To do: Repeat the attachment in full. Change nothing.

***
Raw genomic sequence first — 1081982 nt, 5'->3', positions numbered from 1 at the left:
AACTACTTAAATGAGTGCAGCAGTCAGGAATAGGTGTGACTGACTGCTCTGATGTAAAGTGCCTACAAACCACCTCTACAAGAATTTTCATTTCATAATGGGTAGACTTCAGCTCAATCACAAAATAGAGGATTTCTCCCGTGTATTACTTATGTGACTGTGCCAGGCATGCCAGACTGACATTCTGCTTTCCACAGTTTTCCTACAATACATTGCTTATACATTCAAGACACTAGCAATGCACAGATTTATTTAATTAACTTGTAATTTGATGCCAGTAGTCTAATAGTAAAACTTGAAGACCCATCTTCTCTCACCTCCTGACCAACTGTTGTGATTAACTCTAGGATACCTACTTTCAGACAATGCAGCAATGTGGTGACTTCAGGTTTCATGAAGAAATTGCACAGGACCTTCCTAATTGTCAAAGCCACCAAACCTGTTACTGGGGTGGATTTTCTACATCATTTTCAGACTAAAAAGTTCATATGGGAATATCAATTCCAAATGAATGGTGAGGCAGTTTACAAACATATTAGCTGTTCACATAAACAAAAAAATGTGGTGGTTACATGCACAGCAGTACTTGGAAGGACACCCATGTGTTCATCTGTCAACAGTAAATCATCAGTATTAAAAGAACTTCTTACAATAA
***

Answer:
Raw genomic sequence first — 1081982 nt, 5'->3', positions numbered from 1 at the left:
AACTACTTAAATGAGTGCAGCAGTCAGGAATAGGTGTGACTGACTGCTCTGATGTAAAGTGCCTACAAACCACCTCTACAAGAATTTTCATTTCATAATGGGTAGACTTCAGCTCAATCACAAAATAGAGGATTTCTCCCGTGTATTACTTATGTGACTGTGCCAGGCATGCCAGACTGACATTCTGCTTTCCACAGTTTTCCTACAATACATTGCTTATACATTCAAGACACTAGCAATGCACAGATTTATTTAATTAACTTGTAATTTGATGCCAGTAGTCTAATAGTAAAACTTGAAGACCCATCTTCTCTCACCTCCTGACCAACTGTTGTGATTAACTCTAGGATACCTACTTTCAGACAATGCAGCAATGTGGTGACTTCAGGTTTCATGAAGAAATTGCACAGGACCTTCCTAATTGTCAAAGCCACCAAACCTGTTACTGGGGTGGATTTTCTACATCATTTTCAGACTAAAAAGTTCATATGGGAATATCAATTCCAAATGAATGGTGAGGCAGTTTACAAACATATTAGCTGTTCACATAAACAAAAAAATGTGGTGGTTACATGCACAGCAGTACTTGGAAGGACACCCATGTGTTCATCTGTCAACAGTAAATCATCAGTATTAAAAGAACTTCTTACAATAA